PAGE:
HURIWA sensitises Southeastern schools on dangers of hard drug

Officials of civil rights advocacy group, Human Rights Writers Association of Nigeria (HURIWA) have embarked on school-to-school sensitisation/educational programmes on dangers of hard drugs in the Southeastern region.

Speaking at  Owerri City Secondary School, Wetheral Road Owerri, the Imo State Capital at the weekend,  the leader of the team, Izuagba Chidinma Onyekachi, expressed worries that many students in the southeast are not aware of negative implications of engaging in hard drug habits.

Onyekachi urged the students to avoid abuse of hard drugs, stressing that dealing in illicit substances has grievous implications on their future.

She said: “Doing drugs is the worst thing that can happen to any student.

“It is the abuse, especially the abuse of hard drugs or even alcohol that can ruin the life and future of any student. More importantly, you shall learn how to avoid getting hooked on any drug, and what you can do if you indulge in drug habits already.

“You may not know, but a child can be born with drug addiction for the reason that the mother was a drug addict while pregnant. Hard drug habit is that bad and that serious.”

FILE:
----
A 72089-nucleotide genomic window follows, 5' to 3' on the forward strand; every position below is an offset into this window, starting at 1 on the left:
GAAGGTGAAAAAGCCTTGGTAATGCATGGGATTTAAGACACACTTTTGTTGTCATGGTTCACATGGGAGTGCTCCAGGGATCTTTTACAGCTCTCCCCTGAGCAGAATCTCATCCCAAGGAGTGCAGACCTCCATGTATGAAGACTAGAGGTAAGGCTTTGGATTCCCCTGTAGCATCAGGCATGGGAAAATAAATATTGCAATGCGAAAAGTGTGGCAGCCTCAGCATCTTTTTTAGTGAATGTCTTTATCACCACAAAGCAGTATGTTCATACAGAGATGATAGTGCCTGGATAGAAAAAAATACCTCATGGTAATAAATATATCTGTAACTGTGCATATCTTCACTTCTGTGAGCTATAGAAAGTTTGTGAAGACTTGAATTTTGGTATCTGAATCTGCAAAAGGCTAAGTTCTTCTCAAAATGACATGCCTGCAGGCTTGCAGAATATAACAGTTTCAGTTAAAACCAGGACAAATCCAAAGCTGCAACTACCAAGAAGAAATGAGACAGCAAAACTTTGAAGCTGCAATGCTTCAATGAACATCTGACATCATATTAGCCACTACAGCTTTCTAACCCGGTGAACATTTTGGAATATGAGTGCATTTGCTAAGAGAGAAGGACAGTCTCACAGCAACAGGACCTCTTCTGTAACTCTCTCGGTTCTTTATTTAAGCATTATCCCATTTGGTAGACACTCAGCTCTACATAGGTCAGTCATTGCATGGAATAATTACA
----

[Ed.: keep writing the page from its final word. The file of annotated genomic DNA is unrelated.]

Another team led by Southeast focal person for HURIWA, Miss Obilor  Ebube Chukwu, spoke to students of Ndiegoro Community Secondary School Ulasi Road Aba, Abia State. She told them drug abuse  is a habit with many short- and long-term negative effects.

She said the negative effects of drug abuse, include: physical and mental health problems, legal consequences, and impairment in many areas of a person’s life, from school to work and interpersonal functioning and physical wellbeing.
She listed drugs often abused in Nigeria to include: heroin,  Crystal methamphetamine (Nkpurumiri),    cocaine and crack, opioids, ecstasy, ketamine, hallucinogens, such as  Loud (LSD),  Cannabis products (hash and marijuana), and central nervous system depressants (Benzos), amphetamine-type stimulants and inhalants and solvents such as glue.
According to her, HURIWA has taken up drug education among students because young people, particularly students, are faced with many influences to use both licit and illicit drugs. she said:  “HURIWA believes that drug education can play a counterbalancing role in shaping a normative culture of safety, moderation, and informed decision-making. The knowledge they say is power.
“Drugs change how the brain is wired and people with a drug use disorder continue using it despite the harm caused to their health, relationships, and careers.”


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